Companies Spend Billions on Marketing Campaigns, but Neuroscientists Could Someday Determine Which Ads Best Capture Consumers’ Attention
This article discussed how emotions, herd instincts, and memories can influence our buying decisions.
A German study showed that men, when viewing pictures of sports cars, as opposed to other cars, had high activity in the nucleus accumbens of the brain, which is the center for self-reward. Triggered by dopamine, it releases endogenous opiates – substances linked to lust and pleasure. This means that carmakers can design ads based on previous studies of variations, using the variations that caused the highest emotional response.
Most of the tests used were done with fMRI, functional magnetic resonance imaging – which measures metabolism changes throughout the brain. Such tests were used in the Coke vs. Pepsi duel. Given blindly, each drink scored equally well. When people were told what they were drinking, the satisfaction center (ventral putamen) was still equal, but the medial prefrontal cortex was also activated with the coke. This shows that Coke’s long-term advertising was more successful, and is nearly hard-wired into our brains.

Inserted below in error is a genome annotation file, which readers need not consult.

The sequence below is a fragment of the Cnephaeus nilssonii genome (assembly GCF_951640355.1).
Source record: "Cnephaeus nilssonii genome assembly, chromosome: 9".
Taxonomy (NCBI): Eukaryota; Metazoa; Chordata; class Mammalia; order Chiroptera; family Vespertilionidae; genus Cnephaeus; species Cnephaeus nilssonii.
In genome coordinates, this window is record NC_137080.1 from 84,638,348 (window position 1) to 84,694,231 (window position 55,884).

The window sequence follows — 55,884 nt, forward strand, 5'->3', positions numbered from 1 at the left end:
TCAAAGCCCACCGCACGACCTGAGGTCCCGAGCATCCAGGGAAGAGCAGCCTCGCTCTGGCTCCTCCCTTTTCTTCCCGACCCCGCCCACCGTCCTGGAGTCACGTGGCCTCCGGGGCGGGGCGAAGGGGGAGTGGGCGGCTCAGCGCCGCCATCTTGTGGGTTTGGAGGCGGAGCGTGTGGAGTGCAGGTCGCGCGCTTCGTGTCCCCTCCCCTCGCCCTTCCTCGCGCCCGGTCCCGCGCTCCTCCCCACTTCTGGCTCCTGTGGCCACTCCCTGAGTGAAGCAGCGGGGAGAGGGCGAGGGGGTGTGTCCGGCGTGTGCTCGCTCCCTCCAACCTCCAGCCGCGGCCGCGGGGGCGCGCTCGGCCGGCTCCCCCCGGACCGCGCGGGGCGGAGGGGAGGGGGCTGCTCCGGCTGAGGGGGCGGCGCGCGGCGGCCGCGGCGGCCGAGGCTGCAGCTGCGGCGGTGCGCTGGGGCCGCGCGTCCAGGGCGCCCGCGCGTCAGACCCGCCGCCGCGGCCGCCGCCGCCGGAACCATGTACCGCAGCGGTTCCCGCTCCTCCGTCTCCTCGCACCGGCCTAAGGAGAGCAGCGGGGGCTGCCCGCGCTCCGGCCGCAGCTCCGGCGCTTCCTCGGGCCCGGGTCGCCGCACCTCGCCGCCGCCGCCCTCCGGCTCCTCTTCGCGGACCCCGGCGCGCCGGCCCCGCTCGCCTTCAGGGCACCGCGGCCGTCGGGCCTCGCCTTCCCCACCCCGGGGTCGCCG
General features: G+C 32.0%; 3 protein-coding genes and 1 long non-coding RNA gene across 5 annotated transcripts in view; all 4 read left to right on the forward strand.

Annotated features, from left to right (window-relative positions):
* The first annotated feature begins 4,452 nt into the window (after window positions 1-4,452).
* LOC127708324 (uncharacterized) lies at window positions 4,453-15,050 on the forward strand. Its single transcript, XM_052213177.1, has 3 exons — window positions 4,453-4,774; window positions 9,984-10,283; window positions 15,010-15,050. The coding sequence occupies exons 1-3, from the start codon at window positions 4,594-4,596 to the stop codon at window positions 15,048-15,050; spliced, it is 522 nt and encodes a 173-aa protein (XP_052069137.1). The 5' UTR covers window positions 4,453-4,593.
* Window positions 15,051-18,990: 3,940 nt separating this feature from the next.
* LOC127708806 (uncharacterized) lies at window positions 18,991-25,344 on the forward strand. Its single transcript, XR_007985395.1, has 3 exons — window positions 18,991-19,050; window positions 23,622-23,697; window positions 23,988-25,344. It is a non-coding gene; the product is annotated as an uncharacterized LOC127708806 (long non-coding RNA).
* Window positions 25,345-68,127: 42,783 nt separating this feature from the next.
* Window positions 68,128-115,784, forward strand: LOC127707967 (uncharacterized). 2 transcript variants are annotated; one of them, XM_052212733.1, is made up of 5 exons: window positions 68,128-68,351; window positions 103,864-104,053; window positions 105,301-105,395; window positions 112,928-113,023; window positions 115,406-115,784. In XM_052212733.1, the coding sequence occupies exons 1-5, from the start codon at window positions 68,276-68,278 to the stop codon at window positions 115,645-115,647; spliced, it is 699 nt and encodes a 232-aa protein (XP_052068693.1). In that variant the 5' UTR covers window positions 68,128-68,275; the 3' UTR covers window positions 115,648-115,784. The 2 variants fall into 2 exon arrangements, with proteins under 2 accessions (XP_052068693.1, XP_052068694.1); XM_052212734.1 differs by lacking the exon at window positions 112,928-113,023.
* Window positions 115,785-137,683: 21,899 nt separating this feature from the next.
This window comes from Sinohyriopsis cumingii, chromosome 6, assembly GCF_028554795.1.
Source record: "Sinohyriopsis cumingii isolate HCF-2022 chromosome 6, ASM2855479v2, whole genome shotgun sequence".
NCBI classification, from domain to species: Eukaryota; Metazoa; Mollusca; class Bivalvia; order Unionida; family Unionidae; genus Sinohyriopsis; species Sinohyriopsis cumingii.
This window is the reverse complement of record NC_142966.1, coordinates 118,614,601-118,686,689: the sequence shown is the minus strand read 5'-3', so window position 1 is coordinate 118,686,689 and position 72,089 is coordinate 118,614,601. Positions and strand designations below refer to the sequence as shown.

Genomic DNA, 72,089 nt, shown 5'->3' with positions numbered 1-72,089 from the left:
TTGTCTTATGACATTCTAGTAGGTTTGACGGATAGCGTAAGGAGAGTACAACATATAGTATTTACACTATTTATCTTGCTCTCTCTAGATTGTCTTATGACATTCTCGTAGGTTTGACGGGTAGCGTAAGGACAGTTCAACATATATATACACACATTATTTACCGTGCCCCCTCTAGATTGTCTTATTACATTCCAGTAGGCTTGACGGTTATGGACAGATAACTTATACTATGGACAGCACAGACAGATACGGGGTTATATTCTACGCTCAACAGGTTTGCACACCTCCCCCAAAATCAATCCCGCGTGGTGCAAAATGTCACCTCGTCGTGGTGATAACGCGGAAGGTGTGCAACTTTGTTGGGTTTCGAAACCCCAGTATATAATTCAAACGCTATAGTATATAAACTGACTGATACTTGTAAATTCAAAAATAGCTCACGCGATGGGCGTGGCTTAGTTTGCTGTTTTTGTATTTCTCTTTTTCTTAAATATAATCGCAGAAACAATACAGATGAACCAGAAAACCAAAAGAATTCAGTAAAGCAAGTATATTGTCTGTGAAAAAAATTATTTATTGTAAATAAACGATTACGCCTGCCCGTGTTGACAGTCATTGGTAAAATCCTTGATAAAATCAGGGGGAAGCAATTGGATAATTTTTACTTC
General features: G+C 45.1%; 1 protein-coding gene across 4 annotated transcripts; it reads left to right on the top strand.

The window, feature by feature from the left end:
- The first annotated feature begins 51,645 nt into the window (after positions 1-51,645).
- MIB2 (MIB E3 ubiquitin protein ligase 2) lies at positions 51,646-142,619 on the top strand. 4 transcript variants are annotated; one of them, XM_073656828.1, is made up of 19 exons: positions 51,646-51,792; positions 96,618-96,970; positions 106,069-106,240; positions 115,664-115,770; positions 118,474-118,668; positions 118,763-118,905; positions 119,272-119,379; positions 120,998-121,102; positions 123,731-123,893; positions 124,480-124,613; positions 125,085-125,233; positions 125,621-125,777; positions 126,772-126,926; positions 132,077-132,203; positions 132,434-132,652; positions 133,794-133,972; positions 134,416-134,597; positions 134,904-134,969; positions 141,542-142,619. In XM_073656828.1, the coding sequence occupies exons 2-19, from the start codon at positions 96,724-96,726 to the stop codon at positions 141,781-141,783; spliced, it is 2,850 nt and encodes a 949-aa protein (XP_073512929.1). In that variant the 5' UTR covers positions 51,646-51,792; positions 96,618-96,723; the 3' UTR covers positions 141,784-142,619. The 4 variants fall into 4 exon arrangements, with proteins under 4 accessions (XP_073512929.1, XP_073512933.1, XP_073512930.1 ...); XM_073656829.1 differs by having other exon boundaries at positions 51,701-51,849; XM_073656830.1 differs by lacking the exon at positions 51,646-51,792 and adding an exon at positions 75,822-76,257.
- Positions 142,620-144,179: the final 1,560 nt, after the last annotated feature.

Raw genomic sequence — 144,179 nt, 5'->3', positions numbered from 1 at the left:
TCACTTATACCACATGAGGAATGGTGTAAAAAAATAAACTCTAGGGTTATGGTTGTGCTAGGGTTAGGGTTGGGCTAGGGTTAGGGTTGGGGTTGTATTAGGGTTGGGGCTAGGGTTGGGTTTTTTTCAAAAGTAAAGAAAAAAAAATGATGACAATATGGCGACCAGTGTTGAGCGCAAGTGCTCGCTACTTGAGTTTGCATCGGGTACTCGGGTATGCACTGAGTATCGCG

Also, the researchers showed that some people prefer what the majority prefers, even if certain parts of their brain suggest that they do not really like what they chose as much as another option.
In commercials research, it was shown that woman had a front-brain surge during certain commercials. These were the commercials they remembered best. Companies can use this to test new commercials. If they get the front-brain surge, they know the commercial will be well-remembered.
Most neuroscientists warn that these findings are at best preliminary. The understanding of all areas of the brain is limited, especially when regarding obscure situations such as marketing. Also, testing is extremely expense. Furthermore, people probably react to stimuli differently in a testing tube than on their couches, so the results can be conceivably distorted. Nevertheless, marketers are jumping onto the bandwagon prematurely, and self-proclaimed neuromarketing experts are sacrificing good science for cash.
Overall, I think this article from Scientific American represents a trend that we have already witnessed, the explosion of advertising and the convergence of marketing and technology. Ever since television and the first video commercials, advertising has come hand-in-hand with new technologies, leaving us with thousands of pop-up ads. (unless we use FireFox) Anyway, this is just the next step in the corporation’s quest to control the consumer, using any means necessary. Perhaps there is a threat in this, that companies could become so manipulative and deceptive that consumers with pay more without realizing it. This article, however, could serve a positive purpose by revealing to consumers just how vulnerable they are. Maybe knowledge of the industry’s practices will allow us to consciously avoid falling victim to new tactics.